The Gemara cites what we learned with regard to the following passage:
“If you keep your feet from breaking, from pursuing your affairs on My holy day, and you call a delight, the Lord’s holy day honorable, and you honor it by not going your own way, from attending to your affairs and speaking idle words” (Yeshayahu 58:13).
The Rabbis derived:
– from the words “and you honor it” that your dress on should not be like your dress during the week, as Rabbi Yoḥanan would refer to his clothing as my honor, indicating that appropriate clothing is a form of deference.
– from the words “going your own way” mean that your walking on should not be like your walking during the week.
– “From attending to your affairs” means it is prohibited to deal with your weekday affairs and to speak about them on. However, affairs of Heaven, i.e., those pertaining to mitzvot, are permitted.
– “And speaking idle words” means that your speech on should not be like your speech during the week, i.e., one should not discuss his weekday affairs on. However, it is only speech that they said is prohibited, whereas merely contemplating weekday affairs is permitted.
A midrash is cited in Tosafot that is also brought in the Jerusalem Talmud. It states that the Sages prohibited speaking excessively on. Some commentaries wrote that people should not exert themselves on, even to discuss Torah matters. In the Adderet Eliyahu it is suggested that the Gemara means to say that one should not speak in languages other than Hebrew. This custom was observed by many over the generations.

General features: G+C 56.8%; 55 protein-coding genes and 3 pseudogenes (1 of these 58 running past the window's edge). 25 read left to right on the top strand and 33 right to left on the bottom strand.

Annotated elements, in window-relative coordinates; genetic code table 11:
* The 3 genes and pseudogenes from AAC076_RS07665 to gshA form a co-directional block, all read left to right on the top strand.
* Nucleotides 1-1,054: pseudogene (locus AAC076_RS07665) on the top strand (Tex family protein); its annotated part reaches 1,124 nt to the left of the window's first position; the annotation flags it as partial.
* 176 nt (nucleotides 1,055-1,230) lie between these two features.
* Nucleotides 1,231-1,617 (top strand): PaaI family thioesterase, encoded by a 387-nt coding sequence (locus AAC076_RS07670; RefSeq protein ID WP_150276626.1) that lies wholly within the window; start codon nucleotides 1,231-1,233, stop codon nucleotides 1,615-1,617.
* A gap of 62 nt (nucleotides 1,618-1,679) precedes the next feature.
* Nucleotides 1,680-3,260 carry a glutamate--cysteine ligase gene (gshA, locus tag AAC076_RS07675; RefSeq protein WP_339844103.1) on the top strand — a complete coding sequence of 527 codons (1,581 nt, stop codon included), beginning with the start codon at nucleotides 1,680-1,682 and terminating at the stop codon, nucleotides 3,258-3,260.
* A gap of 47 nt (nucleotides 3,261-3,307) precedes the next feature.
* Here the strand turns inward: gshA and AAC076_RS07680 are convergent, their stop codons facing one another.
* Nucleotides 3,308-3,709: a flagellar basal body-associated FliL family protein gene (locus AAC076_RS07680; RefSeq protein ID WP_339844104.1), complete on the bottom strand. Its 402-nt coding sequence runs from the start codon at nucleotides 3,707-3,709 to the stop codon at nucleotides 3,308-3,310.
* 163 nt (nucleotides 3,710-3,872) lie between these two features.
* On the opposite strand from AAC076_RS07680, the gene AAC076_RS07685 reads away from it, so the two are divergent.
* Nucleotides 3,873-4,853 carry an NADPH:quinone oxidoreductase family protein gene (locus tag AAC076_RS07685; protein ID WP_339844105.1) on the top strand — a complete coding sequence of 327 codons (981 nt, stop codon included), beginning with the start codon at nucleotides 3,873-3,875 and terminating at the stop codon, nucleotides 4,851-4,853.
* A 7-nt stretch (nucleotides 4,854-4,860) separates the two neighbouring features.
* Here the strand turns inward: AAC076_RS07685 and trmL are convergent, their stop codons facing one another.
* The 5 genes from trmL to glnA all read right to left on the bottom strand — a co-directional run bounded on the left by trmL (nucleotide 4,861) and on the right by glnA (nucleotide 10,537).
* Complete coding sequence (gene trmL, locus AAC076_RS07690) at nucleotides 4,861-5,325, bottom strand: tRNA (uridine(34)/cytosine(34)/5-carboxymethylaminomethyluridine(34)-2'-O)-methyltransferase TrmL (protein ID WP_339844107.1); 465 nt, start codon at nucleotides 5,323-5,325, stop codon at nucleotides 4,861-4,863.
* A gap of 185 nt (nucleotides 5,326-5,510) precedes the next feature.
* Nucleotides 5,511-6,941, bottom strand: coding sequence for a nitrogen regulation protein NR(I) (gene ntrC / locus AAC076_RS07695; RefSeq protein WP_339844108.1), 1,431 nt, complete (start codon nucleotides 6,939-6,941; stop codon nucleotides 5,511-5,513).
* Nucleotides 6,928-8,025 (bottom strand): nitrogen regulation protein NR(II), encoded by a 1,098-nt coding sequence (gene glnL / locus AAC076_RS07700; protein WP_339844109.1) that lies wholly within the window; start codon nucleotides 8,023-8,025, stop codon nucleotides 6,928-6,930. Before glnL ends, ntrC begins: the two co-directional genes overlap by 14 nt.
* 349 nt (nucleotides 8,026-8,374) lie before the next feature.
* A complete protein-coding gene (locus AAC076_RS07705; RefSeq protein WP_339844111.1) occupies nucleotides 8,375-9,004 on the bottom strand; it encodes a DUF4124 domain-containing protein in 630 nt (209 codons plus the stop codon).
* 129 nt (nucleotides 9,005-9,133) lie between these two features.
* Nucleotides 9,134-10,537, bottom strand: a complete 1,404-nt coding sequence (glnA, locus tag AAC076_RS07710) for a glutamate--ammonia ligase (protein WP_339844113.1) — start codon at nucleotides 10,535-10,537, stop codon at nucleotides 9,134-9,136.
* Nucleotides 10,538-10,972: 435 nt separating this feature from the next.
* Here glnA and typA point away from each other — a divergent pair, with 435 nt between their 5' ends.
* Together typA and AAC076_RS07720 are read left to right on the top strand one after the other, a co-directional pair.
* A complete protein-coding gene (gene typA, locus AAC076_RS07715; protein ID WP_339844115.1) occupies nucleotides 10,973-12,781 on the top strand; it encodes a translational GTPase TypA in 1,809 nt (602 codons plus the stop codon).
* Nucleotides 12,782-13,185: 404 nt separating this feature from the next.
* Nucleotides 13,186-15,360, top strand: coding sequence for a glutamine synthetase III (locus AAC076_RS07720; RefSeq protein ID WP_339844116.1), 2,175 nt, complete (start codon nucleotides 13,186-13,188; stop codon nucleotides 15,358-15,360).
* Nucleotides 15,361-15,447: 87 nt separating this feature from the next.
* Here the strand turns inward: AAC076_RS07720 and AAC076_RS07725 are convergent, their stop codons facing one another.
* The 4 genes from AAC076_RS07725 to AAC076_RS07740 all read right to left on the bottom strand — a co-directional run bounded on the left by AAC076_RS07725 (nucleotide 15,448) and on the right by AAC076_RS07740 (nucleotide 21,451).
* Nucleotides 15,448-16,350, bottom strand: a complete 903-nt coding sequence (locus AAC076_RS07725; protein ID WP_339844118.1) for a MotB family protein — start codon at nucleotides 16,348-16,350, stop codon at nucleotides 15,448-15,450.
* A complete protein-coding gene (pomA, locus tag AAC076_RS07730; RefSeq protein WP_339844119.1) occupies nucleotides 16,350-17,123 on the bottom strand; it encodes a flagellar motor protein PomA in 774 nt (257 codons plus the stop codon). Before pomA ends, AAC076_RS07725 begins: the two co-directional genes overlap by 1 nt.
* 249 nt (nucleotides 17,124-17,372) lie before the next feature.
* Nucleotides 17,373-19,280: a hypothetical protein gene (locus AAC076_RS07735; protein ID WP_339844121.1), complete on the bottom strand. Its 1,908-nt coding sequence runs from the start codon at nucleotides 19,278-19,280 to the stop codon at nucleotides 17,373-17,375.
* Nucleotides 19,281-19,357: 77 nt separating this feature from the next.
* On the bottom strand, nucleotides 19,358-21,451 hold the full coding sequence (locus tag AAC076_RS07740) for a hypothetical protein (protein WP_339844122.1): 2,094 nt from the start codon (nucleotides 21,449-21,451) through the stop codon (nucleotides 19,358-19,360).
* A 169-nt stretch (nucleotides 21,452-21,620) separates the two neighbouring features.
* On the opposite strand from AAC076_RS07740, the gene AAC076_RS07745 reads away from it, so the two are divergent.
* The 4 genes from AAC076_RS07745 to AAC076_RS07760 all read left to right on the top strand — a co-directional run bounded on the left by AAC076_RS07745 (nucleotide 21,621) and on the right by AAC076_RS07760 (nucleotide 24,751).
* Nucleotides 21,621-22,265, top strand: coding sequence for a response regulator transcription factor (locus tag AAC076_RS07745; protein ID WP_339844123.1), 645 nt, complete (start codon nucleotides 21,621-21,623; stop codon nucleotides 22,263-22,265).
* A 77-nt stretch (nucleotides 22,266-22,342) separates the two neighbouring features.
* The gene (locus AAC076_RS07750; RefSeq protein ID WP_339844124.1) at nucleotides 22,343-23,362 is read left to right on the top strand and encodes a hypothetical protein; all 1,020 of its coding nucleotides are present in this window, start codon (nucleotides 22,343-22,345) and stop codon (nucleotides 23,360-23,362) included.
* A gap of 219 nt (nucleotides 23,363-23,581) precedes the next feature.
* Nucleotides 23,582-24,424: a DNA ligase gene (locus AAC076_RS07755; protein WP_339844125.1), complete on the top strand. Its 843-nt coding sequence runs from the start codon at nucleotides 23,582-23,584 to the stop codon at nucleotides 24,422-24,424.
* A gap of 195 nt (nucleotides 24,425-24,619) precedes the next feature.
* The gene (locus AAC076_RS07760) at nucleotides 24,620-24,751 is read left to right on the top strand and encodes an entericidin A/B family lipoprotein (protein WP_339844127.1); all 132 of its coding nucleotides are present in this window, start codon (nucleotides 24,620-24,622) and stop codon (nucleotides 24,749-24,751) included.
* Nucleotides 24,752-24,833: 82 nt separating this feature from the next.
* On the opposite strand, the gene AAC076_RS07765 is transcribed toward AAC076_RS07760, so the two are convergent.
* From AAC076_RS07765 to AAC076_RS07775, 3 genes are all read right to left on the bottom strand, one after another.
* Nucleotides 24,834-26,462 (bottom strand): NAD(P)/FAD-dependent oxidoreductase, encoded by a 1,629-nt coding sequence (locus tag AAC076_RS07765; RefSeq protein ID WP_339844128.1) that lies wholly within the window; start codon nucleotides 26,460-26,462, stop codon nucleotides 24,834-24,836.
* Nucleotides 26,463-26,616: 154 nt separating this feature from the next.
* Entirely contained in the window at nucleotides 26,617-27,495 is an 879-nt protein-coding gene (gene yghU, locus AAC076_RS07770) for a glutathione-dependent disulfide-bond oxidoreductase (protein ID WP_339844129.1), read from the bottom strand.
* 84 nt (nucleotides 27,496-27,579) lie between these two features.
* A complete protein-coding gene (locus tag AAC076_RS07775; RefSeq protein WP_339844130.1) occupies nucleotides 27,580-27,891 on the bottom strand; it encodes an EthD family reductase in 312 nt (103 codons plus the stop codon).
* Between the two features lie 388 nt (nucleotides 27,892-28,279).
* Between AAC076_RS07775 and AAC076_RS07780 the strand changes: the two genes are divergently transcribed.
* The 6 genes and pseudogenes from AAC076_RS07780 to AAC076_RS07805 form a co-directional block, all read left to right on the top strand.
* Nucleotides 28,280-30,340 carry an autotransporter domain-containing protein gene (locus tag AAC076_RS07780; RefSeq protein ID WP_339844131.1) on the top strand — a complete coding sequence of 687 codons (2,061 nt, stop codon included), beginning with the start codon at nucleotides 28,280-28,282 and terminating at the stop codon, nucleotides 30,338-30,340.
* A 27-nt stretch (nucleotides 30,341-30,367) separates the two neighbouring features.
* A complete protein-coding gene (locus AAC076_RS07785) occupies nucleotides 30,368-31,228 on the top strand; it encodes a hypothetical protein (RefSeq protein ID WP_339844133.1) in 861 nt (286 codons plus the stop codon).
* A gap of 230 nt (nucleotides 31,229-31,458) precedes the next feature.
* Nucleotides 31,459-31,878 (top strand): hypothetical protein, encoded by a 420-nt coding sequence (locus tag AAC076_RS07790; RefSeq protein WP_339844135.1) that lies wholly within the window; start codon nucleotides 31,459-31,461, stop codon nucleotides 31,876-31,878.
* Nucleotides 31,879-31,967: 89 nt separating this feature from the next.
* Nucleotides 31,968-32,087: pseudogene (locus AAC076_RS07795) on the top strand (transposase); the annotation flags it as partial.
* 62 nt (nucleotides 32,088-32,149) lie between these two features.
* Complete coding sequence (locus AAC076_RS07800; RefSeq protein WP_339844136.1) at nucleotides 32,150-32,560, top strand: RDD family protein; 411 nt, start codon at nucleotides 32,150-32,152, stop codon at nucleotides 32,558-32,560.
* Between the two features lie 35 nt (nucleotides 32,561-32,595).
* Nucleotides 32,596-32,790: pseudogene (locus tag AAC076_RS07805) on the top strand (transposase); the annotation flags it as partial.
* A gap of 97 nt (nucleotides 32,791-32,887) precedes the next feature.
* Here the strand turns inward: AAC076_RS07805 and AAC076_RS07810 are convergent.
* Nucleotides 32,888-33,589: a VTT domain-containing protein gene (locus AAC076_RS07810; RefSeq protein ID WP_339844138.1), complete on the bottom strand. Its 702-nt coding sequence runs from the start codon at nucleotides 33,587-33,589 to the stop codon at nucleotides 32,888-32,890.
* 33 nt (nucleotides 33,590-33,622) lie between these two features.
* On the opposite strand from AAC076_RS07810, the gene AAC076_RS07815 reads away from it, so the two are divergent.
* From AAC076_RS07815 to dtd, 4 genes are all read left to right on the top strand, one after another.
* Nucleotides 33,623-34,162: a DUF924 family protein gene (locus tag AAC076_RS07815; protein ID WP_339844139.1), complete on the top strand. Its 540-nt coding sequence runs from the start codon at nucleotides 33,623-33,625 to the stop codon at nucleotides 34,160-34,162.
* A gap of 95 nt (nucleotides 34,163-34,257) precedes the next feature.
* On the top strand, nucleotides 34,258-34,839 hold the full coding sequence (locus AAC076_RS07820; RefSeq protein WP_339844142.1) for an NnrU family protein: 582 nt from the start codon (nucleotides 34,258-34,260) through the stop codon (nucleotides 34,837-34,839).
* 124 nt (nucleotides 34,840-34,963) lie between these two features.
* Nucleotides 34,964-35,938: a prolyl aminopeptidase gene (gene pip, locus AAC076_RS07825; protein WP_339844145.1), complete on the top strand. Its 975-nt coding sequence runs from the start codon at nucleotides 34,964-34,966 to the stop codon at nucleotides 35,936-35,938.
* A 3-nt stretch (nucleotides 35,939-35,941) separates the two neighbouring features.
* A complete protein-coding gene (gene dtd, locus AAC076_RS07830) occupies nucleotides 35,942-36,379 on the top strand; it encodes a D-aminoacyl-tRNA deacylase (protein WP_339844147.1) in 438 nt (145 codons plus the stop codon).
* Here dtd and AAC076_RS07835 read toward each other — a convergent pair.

The Gemara discusses how one’s walking should differ on from the rest of the week, concluding that pesia gassa – taking large steps – is prohibited.
The Hebrew word gassa, which means large in this context, literally means “crass.” People who take large steps on create the impression that they are rushing to their business, which is obviously inappropriate on. Consequently, the phrase pesia gassa literally means “a crass step.” The Gemara states that taking large steps detracts from one’s vision. Some commentaries interpret the idea of one’s vision returning to him at kiddush to mean that resting on heals that which was damaged during the week’s exertions.